This final rule addresses recommendations submitted to the Secretary of Agriculture (Secretary) by the National Organic Standards Board (NOSB) following their October 2014 meeting. These recommendations pertain to the 2015 Sunset Review of substances on the U.S. Department of Agriculture's (USDA) National List of Allowed and Prohibited Substances (National List). Consistent with the recommendations from the NOSB, this final rule removes two nonorganic agricultural substances from the National List for use in organic handling, fortified cooking winesmarsala wine and sherry wine. This final rule also removes two listings for synthetic substances allowed for use in organic crop production on the National List, streptomycin and tetracycline, as their use exemptions expired on October 21, 2014.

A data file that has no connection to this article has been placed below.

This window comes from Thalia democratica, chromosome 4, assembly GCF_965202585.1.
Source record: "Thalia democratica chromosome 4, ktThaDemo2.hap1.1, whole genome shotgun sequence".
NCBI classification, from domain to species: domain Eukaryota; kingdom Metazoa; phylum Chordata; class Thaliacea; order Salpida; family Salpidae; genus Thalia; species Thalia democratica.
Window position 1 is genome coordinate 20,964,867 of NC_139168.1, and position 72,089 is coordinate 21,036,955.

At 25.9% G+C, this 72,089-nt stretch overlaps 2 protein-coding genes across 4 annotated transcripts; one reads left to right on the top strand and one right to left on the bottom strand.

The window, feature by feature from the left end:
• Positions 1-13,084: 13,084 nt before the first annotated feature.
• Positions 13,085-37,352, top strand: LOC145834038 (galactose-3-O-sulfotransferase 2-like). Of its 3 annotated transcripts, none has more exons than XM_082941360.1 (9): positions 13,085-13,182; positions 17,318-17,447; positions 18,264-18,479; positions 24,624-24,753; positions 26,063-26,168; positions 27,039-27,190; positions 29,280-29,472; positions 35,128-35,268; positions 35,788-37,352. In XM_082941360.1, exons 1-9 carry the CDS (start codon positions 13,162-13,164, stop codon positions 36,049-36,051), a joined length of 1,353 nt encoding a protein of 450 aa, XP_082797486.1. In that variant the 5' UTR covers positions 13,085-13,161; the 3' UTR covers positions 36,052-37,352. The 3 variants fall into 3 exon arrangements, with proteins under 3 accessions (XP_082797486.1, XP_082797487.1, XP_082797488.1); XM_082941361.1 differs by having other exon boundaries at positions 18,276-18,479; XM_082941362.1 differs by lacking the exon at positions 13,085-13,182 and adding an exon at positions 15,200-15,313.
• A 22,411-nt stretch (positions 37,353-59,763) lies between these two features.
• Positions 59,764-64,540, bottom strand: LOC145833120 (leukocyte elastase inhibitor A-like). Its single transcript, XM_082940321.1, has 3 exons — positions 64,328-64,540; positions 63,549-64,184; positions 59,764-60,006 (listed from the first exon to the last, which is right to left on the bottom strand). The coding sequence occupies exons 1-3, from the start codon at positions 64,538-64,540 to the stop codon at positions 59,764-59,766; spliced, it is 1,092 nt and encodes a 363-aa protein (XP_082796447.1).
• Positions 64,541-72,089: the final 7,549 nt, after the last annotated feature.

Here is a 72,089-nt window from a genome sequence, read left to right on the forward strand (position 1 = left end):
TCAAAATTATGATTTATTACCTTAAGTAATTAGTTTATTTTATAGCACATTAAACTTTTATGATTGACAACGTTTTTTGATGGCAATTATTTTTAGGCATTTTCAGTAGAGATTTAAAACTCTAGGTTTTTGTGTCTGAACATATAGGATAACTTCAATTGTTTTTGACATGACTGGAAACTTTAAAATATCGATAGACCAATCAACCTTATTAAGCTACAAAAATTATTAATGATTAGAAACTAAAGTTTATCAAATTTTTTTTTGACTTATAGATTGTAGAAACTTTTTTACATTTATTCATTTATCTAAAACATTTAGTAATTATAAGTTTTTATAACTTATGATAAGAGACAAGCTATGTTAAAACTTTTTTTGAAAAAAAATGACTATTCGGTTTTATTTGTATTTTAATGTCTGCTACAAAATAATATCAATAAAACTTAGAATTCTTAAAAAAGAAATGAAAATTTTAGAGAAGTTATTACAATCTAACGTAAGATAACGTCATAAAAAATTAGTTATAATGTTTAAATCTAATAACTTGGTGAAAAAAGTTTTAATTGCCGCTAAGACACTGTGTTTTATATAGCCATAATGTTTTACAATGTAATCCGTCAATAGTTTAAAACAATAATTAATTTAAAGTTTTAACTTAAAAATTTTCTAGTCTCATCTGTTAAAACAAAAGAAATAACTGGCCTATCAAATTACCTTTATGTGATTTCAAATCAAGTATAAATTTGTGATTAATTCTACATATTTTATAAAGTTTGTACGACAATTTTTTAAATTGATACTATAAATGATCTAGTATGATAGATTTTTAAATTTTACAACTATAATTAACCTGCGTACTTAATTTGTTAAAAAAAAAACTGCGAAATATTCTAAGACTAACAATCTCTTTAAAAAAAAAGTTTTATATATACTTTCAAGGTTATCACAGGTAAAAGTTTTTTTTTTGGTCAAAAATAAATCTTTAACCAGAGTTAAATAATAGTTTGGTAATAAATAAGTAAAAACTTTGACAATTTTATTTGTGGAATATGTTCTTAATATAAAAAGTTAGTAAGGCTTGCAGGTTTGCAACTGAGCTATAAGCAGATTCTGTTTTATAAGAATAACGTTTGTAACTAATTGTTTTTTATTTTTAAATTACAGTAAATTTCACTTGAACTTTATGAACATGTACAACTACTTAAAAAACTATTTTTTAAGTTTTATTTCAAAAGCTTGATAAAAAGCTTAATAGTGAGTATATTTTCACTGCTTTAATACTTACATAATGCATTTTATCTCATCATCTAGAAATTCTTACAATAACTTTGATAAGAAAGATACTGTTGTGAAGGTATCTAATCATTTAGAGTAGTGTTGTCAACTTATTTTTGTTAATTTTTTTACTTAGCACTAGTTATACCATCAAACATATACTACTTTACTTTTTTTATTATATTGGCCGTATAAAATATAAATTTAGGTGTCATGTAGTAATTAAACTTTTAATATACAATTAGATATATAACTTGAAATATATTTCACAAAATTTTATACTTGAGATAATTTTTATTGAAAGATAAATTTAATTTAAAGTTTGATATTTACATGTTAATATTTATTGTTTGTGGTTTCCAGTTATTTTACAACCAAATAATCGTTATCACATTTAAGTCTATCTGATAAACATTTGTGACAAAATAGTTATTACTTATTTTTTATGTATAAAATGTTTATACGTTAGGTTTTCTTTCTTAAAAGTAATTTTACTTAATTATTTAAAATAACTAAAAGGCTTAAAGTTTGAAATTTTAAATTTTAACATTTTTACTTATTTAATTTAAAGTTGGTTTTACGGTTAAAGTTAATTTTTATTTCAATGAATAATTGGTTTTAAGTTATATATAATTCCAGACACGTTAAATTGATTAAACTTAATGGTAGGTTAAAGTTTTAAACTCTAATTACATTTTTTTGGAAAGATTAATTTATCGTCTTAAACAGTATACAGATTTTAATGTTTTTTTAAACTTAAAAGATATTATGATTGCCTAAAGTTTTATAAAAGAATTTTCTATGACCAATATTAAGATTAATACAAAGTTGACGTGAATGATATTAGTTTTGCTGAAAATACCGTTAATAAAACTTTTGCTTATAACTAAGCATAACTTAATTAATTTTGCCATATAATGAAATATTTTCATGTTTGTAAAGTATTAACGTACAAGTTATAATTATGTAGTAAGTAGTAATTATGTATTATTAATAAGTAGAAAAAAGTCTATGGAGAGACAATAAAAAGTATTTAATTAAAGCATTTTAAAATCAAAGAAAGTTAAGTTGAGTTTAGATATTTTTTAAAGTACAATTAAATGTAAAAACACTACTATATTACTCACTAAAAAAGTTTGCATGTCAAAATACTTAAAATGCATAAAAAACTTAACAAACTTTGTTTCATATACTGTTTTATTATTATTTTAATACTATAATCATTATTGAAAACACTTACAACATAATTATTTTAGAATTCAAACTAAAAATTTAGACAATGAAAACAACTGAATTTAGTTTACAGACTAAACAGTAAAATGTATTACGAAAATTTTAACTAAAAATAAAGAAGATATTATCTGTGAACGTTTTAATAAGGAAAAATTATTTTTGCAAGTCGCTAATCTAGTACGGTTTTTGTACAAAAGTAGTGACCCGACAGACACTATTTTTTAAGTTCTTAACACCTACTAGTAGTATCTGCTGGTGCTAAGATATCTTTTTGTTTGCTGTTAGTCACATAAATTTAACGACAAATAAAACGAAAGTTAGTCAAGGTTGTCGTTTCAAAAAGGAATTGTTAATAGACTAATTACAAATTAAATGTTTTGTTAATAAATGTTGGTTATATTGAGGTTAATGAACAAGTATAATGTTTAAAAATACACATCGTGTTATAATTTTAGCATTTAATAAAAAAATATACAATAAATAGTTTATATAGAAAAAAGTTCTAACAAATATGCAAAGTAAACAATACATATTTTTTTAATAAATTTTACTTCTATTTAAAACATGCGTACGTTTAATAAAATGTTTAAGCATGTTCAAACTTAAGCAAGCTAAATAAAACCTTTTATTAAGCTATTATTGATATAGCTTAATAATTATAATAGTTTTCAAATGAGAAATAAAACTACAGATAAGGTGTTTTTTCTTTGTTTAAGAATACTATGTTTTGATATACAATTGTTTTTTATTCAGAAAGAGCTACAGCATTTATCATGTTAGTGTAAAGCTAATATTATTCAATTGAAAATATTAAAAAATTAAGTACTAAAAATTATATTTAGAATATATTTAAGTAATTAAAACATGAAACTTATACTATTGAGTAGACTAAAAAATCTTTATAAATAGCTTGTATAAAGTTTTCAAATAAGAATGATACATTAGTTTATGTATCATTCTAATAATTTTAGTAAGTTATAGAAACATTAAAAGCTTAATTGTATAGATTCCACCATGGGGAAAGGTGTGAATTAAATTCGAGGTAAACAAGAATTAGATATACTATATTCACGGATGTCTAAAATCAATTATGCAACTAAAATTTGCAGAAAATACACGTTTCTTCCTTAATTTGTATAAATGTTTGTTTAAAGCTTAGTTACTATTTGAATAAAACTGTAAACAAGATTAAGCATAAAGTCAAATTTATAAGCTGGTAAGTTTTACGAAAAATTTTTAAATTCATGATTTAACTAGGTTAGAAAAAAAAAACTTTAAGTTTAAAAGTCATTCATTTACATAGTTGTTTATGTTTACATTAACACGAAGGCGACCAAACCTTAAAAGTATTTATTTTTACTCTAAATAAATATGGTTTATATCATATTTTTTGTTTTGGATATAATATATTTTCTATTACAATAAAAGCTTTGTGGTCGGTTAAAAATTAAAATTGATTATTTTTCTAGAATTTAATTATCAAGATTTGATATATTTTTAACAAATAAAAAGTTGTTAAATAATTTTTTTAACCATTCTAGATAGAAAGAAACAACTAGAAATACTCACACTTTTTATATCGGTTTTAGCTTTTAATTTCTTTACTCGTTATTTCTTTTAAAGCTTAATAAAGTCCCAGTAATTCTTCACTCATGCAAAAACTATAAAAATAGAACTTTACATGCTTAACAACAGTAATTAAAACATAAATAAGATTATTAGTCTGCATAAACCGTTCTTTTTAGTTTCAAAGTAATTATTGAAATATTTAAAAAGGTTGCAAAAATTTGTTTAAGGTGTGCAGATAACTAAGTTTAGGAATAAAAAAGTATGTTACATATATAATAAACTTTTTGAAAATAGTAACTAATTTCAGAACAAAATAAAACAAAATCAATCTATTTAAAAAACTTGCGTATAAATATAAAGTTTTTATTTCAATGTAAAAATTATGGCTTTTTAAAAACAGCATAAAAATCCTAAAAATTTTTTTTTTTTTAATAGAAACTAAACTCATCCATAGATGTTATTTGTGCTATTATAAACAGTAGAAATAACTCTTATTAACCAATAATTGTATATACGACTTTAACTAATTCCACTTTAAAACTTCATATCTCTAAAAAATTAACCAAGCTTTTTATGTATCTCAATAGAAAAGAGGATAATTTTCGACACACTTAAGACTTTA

Pistachios Grown in California, Arizona, and New Mexico; Increased Assessment Rate
This proposed rule would implement a recommendation from the Administrative Committee for Pistachios (Committee) to increase the assessment rate established for the 2015-16 and subsequent production years from $0.0005 to $0.0035 per pound of assessed weight pistachios handled under the marketing order for pistachios grown in California, Arizona, and New Mexico. The Committee locally administers the order and is comprised of producers and handlers of pistachios operating within the area of production. Assessments upon pistachio handlers are used by the Committee to fund reasonable and necessary expenses of the program. The production year begins on September 1 and ends August 31. The assessment rate would remain in effect indefinitely unless modified, suspended, or terminated.
Cotton Board Rules and Regulations: Amending Importer Line-Item De Minimis